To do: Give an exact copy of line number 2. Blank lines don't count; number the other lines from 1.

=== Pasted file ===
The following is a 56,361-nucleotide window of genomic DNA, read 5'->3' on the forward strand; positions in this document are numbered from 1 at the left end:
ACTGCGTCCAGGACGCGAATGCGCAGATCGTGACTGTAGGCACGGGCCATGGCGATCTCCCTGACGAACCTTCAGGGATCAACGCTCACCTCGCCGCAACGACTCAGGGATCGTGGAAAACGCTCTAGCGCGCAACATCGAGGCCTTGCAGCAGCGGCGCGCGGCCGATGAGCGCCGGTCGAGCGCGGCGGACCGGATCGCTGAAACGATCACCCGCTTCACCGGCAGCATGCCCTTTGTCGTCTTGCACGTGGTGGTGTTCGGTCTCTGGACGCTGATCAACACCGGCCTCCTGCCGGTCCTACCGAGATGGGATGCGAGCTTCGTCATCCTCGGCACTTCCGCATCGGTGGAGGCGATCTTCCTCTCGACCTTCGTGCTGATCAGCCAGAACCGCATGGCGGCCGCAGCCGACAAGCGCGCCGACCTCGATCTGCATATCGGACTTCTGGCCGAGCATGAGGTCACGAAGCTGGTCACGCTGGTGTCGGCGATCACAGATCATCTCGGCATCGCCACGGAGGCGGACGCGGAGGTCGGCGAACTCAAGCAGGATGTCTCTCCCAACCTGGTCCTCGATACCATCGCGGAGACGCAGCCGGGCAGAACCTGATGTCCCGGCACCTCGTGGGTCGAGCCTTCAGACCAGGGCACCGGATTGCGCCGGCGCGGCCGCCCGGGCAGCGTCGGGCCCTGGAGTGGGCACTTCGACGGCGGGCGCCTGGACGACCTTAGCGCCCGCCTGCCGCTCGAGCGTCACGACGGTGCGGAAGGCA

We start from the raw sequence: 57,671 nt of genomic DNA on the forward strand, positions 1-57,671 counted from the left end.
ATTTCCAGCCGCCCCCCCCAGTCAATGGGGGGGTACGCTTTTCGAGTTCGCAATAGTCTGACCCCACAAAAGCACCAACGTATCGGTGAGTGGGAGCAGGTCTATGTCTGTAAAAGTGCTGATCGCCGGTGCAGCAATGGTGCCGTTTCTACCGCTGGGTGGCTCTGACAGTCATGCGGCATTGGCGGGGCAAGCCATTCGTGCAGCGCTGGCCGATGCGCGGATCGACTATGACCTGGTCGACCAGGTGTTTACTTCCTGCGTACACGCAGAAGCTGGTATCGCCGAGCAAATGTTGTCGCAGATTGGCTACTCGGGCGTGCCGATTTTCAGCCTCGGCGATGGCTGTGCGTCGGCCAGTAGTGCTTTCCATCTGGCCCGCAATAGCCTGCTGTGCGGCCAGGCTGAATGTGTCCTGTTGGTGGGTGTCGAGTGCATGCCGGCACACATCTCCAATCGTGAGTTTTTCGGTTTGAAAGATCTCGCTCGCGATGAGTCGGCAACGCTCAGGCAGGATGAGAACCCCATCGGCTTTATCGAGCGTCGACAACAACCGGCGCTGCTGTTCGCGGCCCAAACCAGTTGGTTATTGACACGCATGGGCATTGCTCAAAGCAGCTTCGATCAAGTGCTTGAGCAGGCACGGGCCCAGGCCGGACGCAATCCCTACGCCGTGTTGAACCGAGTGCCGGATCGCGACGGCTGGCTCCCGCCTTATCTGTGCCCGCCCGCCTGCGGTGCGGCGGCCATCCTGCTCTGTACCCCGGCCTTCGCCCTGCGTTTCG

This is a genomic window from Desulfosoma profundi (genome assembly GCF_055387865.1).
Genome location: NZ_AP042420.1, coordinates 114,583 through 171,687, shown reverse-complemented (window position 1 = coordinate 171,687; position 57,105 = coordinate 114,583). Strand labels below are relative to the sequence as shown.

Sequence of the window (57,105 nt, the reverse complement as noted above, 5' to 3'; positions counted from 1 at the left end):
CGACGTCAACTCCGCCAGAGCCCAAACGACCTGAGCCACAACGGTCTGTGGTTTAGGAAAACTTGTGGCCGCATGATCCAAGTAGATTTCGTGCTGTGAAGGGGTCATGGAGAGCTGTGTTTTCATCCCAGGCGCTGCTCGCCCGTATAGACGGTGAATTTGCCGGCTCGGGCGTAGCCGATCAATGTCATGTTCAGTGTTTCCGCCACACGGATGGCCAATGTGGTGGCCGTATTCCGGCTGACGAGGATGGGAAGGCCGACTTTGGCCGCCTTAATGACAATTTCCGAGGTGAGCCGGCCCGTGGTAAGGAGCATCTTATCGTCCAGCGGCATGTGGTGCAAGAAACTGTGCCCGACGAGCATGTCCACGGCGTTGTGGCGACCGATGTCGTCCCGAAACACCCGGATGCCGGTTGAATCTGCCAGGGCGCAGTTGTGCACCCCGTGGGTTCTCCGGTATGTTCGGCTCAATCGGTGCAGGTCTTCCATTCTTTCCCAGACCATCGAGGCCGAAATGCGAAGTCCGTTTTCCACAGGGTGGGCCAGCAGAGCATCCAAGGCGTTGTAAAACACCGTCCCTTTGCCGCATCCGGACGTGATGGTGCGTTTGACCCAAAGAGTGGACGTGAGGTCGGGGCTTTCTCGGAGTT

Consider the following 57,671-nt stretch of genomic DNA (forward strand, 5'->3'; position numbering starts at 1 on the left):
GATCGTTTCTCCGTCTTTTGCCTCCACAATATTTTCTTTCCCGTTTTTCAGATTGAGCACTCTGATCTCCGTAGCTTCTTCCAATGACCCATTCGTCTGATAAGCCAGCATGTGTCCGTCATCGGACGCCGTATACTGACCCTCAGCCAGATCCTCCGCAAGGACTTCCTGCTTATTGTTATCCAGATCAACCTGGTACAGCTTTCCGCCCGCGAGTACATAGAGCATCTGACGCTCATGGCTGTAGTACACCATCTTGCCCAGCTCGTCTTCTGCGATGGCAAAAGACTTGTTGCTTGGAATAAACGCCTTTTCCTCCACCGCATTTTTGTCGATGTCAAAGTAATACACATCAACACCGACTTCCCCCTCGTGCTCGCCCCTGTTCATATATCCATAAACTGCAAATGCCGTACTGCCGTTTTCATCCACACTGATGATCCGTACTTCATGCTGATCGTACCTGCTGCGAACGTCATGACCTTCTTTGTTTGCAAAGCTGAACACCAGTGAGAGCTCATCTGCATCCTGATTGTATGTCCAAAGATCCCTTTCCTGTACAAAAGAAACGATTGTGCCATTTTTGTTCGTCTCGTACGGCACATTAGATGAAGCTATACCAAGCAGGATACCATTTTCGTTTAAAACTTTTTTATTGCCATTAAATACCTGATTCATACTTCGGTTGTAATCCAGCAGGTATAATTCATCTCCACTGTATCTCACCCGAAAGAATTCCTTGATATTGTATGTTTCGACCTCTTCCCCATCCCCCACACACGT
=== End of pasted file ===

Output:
ACTGCGTCCAGGACGCGAATGCGCAGATCGTGACTGTAGGCACGGGCCATGGCGATCTCCCTGACGAACCTTCAGGGATCAACGCTCACCTCGCCGCAACGACTCAGGGATCGTGGAAAACGCTCTAGCGCGCAACATCGAGGCCTTGCAGCAGCGGCGCGCGGCCGATGAGCGCCGGTCGAGCGCGGCGGACCGGATCGCTGAAACGATCACCCGCTTCACCGGCAGCATGCCCTTTGTCGTCTTGCACGTGGTGGTGTTCGGTCTCTGGACGCTGATCAACACCGGCCTCCTGCCGGTCCTACCGAGATGGGATGCGAGCTTCGTCATCCTCGGCACTTCCGCATCGGTGGAGGCGATCTTCCTCTCGACCTTCGTGCTGATCAGCCAGAACCGCATGGCGGCCGCAGCCGACAAGCGCGCCGACCTCGATCTGCATATCGGACTTCTGGCCGAGCATGAGGTCACGAAGCTGGTCACGCTGGTGTCGGCGATCACAGATCATCTCGGCATCGCCACGGAGGCGGACGCGGAGGTCGGCGAACTCAAGCAGGATGTCTCTCCCAACCTGGTCCTCGATACCATCGCGGAGACGCAGCCGGGCAGAACCTGATGTCCCGGCACCTCGTGGGTCGAGCCTTCAGACCAGGGCACCGGATTGCGCCGGCGCGGCCGCCCGGGCAGCGTCGGGCCCTGGAGTGGGCACTTCGACGGCGGGCGCCTGGACGACCTTAGCGCCCGCCTGCCGCTCGAGCGTCACGACGGTGCGGAAGGCA